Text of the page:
Limestone County Chief Deputy Murray Agnew announced his candidacy for sheriff last November, hoping to replace his current boss, Dennis Wilson, who is retiring.
Agney has law enforcement experience in numerous roles and has served the Limestone County area for nearly 20 years.
“I started working in a large county jail and I worked as a deputy in a small county. You were required to do everything that a deputy could do. I have a thorough working knowledge of all the various aspects of law enforcement and I am able to understand the issues that both law enforcement and correctional officers encounter,” Agnew said.
He believes being approachable and treating all those encountered with respect is the proper way to approach the position of sheriff.
Agnew began his career in law enforcement with the Bell County Sheriff’s Office as a correctional officer in 1991. Moving forward in the career track, he earned his peace officer license in 1993 and began working at Milam County Sheriff’s Office as a deputy.
Agnew came to Limestone County in 1995 after being hired by then Sheriff Dennis Walker as a deputy.
While working with Sheriff Doyle Coslin, he was promoted to patrol supervisor.
In 1998, Agnew became an investigator with the Robertson County Sheriff’s Office after being offered a position by Sheriff Gerald Yezak, to serve on a narcotics task force. The task force served Limestone and Robertson Counties.
He returned to the Limestone County Sheriff’s Office not long after in 2001, this time earning the rank of captain under Sheriff Dennis Wilson. Through the years, Agnew has worked across a range of agencies, filing numerous cases in both federal and state courts in accordance with jurisdictions.
During that time, he has been a member of the U.S. Marshal’s Lone Star Violent Fugitive Task Force based in Waco. He was appointed to the Heart of Texas Child Fatality Review Team and still serves, in addition to holding the role of law enforcement liaison for the Limestone County Crime Stoppers.
In 2015, Agnew was promoted to chief deputy of the Limestone County Sheriff’s Office, the position he currently holds. He also obtained an Associate’s Degree in Criminal Justice from Navarro College. He earned his Master Peace Officer License in 2010, with more than 3,100 training hours in various aspects of law enforcement, and works together with all emergency services agencies.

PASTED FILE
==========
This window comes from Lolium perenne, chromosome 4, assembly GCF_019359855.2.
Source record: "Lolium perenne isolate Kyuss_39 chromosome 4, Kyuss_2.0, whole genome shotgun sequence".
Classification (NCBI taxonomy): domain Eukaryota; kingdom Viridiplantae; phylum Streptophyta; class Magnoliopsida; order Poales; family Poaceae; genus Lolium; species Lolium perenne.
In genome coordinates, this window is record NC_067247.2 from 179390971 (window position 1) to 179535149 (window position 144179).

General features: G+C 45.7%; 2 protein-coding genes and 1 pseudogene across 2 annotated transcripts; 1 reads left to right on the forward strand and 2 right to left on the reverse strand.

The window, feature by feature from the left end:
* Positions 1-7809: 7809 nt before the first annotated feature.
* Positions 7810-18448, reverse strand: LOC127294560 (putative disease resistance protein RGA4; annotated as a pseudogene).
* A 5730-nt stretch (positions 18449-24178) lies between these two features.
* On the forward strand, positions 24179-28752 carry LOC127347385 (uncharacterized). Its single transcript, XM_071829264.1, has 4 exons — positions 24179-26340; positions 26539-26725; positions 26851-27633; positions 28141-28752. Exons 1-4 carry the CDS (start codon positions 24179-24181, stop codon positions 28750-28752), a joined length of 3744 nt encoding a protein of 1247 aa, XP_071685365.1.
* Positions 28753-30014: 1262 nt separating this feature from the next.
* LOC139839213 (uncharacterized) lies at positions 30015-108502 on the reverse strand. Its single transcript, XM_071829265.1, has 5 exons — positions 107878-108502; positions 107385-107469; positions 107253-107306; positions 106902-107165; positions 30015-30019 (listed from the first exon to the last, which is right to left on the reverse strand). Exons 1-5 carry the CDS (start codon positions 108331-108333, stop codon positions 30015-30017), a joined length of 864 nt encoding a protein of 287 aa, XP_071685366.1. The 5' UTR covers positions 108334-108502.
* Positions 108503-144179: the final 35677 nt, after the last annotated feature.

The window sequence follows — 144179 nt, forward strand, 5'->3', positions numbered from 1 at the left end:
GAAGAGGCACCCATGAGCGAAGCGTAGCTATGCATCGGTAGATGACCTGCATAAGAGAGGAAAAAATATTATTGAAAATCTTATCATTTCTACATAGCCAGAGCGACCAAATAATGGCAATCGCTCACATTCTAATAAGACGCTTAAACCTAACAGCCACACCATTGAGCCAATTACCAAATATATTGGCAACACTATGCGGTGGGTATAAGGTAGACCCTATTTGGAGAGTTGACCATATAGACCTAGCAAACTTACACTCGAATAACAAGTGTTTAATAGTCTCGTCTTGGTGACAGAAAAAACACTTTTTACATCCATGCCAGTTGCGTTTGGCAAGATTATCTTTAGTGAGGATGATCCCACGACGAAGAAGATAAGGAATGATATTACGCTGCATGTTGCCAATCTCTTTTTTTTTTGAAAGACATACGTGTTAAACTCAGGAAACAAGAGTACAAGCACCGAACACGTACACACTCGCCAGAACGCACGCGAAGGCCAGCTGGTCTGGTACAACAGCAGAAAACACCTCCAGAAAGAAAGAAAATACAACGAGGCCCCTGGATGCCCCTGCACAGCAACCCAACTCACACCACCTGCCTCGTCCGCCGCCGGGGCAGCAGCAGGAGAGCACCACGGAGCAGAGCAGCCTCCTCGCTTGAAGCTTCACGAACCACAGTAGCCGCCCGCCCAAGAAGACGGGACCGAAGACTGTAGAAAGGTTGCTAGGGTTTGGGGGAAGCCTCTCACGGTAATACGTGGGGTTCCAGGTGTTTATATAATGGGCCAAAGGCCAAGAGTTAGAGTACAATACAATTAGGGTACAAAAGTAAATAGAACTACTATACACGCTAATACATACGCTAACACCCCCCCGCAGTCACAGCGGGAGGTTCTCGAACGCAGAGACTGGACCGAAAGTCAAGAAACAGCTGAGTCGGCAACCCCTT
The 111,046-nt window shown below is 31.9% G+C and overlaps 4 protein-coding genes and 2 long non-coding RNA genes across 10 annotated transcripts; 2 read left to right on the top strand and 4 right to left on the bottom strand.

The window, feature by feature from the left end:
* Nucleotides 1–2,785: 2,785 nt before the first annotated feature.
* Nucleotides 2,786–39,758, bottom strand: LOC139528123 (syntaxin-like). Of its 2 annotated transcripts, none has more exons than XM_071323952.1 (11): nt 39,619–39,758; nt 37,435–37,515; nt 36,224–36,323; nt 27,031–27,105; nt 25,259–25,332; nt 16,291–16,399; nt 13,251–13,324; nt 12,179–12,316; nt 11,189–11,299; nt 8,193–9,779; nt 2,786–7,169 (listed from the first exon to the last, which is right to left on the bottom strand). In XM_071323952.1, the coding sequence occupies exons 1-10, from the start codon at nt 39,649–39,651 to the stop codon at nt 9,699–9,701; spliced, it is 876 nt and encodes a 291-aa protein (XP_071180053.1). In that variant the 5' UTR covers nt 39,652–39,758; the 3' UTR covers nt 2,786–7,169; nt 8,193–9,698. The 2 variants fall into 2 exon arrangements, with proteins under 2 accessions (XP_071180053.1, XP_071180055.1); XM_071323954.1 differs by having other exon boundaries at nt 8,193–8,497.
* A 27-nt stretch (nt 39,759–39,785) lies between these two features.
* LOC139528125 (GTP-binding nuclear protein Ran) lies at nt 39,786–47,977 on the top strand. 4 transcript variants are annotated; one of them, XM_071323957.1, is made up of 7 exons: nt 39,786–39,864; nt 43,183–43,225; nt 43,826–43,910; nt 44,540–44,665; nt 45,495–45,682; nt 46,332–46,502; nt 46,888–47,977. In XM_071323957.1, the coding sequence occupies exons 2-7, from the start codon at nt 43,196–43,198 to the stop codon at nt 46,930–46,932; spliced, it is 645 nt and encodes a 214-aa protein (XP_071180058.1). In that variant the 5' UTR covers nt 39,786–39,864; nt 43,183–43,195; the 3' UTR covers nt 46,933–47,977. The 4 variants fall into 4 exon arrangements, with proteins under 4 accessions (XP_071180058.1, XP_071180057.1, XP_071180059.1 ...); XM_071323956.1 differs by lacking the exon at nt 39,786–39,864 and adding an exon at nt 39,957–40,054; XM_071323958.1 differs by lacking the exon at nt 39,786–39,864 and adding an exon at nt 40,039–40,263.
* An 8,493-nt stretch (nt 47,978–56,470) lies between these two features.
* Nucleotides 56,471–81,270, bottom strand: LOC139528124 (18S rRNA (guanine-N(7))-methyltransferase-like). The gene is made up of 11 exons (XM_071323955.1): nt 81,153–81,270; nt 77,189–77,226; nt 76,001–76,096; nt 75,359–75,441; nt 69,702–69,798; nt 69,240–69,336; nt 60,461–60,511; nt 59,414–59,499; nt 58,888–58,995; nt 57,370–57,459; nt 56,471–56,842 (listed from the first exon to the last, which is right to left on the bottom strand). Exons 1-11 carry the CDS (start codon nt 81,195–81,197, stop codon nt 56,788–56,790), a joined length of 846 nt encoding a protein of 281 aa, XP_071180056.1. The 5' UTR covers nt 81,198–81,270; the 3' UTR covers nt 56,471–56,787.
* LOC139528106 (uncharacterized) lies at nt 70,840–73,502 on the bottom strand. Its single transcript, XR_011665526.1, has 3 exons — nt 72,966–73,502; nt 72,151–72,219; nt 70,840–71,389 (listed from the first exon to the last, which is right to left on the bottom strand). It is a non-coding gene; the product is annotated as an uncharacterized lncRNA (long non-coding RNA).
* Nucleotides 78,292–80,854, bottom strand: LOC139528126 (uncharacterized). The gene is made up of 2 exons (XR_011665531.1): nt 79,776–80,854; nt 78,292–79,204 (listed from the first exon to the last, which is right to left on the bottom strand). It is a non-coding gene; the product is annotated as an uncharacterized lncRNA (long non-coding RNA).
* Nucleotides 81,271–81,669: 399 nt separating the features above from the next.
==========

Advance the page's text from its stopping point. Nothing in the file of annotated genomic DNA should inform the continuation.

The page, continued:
“I have worked at Limestone County Sheriff’s Office for the last 19 years and was a deputy
before that under Sheriffs Dennis Walker and Doyle Coslin,” Agnew said. “I have seen a lot of things change; some subtle, some drastic. I have also been able to see what has worked best.”
He said that changes would be made to keep things moving at the Limestone County Sheriff’s Office in a positive direction.
“As chief deputy, I follow the directions, wishes, and policies given by the current sheriff,” he said. “After the March primary, I will have the opportunity to fully evaluate and consider changes that may be made.The voters must decide who they believe is best.”
According to Agnew, law enforcement faces the same issues across the state, regardless of size. One of the biggest is finding deputies, correction officers, and communication officers to employ and then retaining those employees.
“It doesn’t matter if you are a city or a county obtaining the funds to operate, your agency is
always a challenge,” Agnew said. “I understand only so much money exists to fund all of the aspects of government, so we need to work together to come up with solutions.
“Our challenge is to do the best job we can under existing conditions and develop plans to
improve the outcome regardless of perceived limitations, while maintaining good relations with
all departments and other entities involved,” he concluded.